After a turbulent four years since its original home was flooded, Gallery Connexion is celebrating its origins with show by two artists who were there at the beginning.
“This exhibition seemed like the beginning of looking back into our history. It’s a new work by Suzanne Hill, but the tie-in for Gallery Connexion is that these [artists] were a founding member and an original member,” said assistant director Sophia Bartholomew.
Suzanne Hill: conversations with Rick Burns opens Thursday. The exhibition features work by Hill, a member at the artist-run gallery since its early years and Rick Burns, the gallery’s founding member who died in 2004.
The show glances back to an earlier time in the gallery’s history.
The gallery has been under constant alterations since a flood four years ago kicked it out of the building it occupied for 20 years.
The artist centre spent a year homeless and used other venues while looking for a new space. Gallery Connexion was finally given the chance to take over the current location on York Street, which used to be a “scuzzy bar.”
“The board realized they needed to go back to the core idea and re-examine what Gallery Connexion’s about and make some changes,” said executive director John Cushnie.
The gallery used to rent studios, run a café, have a members’ gallery, a main exhibition area and a music performance room.
“Fundamentally, it was too difficult to manage how much space we had. Just relying on our members, it was just a huge amount of work,” said Cushnie.
The gallery now sticks to their main exhibition area and continues to operate a café as well. It’s running on less than half the space it once did.
The upcoming exhibiton is one of four the gallery will present this year.
Hill, a Rothesay-based artist, has been exhibiting since the 1970s. Her work has been shown extensively across the Maritimes and is represented permanently in the collections of the Canada Council Art Bank and the Beaverbrook Art Gallery.
Hill and Burns maintained a friendship for 25 years.
Burns was heavily involved in the Fredericton community both as an artist, a teacher and a writer. He is also represented in the Canada Council Art Bank and the Beaverbrook Art Gallery.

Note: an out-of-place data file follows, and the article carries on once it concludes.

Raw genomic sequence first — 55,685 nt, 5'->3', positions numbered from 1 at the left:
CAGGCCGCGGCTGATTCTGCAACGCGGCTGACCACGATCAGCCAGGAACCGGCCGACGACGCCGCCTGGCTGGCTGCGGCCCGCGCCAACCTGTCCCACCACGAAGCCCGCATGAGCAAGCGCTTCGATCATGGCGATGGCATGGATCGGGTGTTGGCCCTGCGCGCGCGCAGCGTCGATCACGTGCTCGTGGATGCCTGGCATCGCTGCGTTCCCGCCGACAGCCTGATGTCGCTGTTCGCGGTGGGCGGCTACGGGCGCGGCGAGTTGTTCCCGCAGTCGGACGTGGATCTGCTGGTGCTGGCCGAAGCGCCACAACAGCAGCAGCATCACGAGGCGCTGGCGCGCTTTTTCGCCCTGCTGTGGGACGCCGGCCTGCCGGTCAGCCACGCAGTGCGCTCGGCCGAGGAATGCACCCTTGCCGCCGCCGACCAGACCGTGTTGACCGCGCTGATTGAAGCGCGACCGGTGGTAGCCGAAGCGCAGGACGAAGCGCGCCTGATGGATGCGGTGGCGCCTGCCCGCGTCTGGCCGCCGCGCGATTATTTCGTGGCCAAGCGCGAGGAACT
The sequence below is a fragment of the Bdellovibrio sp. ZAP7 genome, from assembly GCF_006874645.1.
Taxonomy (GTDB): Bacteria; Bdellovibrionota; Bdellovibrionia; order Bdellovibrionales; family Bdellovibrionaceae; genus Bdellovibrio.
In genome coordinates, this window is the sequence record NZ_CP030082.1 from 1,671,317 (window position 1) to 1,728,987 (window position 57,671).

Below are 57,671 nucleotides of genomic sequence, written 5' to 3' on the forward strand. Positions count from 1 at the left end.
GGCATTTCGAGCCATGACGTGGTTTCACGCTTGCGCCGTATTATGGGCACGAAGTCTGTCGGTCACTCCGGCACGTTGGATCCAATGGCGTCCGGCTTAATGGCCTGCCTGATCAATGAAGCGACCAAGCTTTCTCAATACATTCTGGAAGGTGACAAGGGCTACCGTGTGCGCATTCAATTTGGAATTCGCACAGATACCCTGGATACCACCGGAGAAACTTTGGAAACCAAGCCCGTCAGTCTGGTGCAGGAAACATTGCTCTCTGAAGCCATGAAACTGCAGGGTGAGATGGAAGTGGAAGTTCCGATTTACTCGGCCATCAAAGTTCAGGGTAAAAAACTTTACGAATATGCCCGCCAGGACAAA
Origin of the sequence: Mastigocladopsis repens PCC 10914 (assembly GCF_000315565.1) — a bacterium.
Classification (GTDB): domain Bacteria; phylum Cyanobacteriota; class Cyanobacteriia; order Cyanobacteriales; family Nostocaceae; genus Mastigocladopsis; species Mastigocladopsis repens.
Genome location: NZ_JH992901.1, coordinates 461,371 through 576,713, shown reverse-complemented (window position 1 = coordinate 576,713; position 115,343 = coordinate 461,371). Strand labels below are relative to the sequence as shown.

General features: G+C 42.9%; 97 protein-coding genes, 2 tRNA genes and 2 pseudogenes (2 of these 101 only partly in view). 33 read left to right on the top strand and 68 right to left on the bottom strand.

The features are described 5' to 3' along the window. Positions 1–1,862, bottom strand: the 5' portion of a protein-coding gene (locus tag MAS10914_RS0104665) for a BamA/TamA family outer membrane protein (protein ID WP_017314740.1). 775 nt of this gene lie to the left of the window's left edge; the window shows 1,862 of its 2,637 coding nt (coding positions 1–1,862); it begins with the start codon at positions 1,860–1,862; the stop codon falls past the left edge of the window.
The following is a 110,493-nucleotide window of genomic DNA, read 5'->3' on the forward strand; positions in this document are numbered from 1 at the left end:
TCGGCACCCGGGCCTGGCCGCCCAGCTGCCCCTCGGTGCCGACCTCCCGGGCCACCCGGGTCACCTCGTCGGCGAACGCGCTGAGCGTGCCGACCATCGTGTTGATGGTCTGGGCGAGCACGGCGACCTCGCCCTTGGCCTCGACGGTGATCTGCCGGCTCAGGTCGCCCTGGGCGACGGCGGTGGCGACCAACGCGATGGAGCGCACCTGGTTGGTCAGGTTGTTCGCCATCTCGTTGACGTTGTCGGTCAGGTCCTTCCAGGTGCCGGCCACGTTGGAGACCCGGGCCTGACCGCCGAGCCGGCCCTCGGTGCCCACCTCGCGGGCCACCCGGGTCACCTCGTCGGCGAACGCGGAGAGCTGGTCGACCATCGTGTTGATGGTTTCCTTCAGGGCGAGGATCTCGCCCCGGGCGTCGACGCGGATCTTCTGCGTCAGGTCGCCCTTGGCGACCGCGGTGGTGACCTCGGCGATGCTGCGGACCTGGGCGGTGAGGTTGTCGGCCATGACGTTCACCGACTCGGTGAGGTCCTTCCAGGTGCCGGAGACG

“The exhibition is a material manifestation of a conversation of mutual respect, between these artists, over many years: one of a plethora of conversations that have formed, and continue to form, the fabric of Gallery Connexion as an artist-run organization,” read the gallery’s press release, promoting the showing.
The exhibition was curated by Peter Buckland. It was first shown in November at his Saint John gallery, the Peter Buckland Gallery.
The showing is meant to act as a conversation between two friends.
Rick Burns’ sculptures are part of a previous work called Body Absent. Suzanne Hill describes them as rigid with raw surfaces.
“I feel anyway that they’re very bleak. They’re very evocative of who Rick was, like he was in a [wheel]chair. He was restricted. He was held back by that, as anyone would be.”
One piece is a set of chairs lying on their side chained together. Hill’s response to the dark work was a hanging of pillows with a broken chain across the series.
“I was in a flippant frame of mind and said, ‘What you need are cushions.’”
The way in which the pieces are shown together seem to represent an action, sitting just out of reach.
“The way they’ve shown is the chairs are on the floor, lying on their side, as Rick designed them. And the cushions are on the wall, so you can’t really sit on the cushions, just the way you can’t sit on the chairs. But they are evocative of something. Something a little more positive maybe, just a little bit more possibility in them.”
Hill has her idea of what the pieces mean, but likes to give people the opportunity to gather what they will. She
doesn’t want to direct people to what they can interpret from the pieces.
“You can come up with your own idea and it’s just as valid.”
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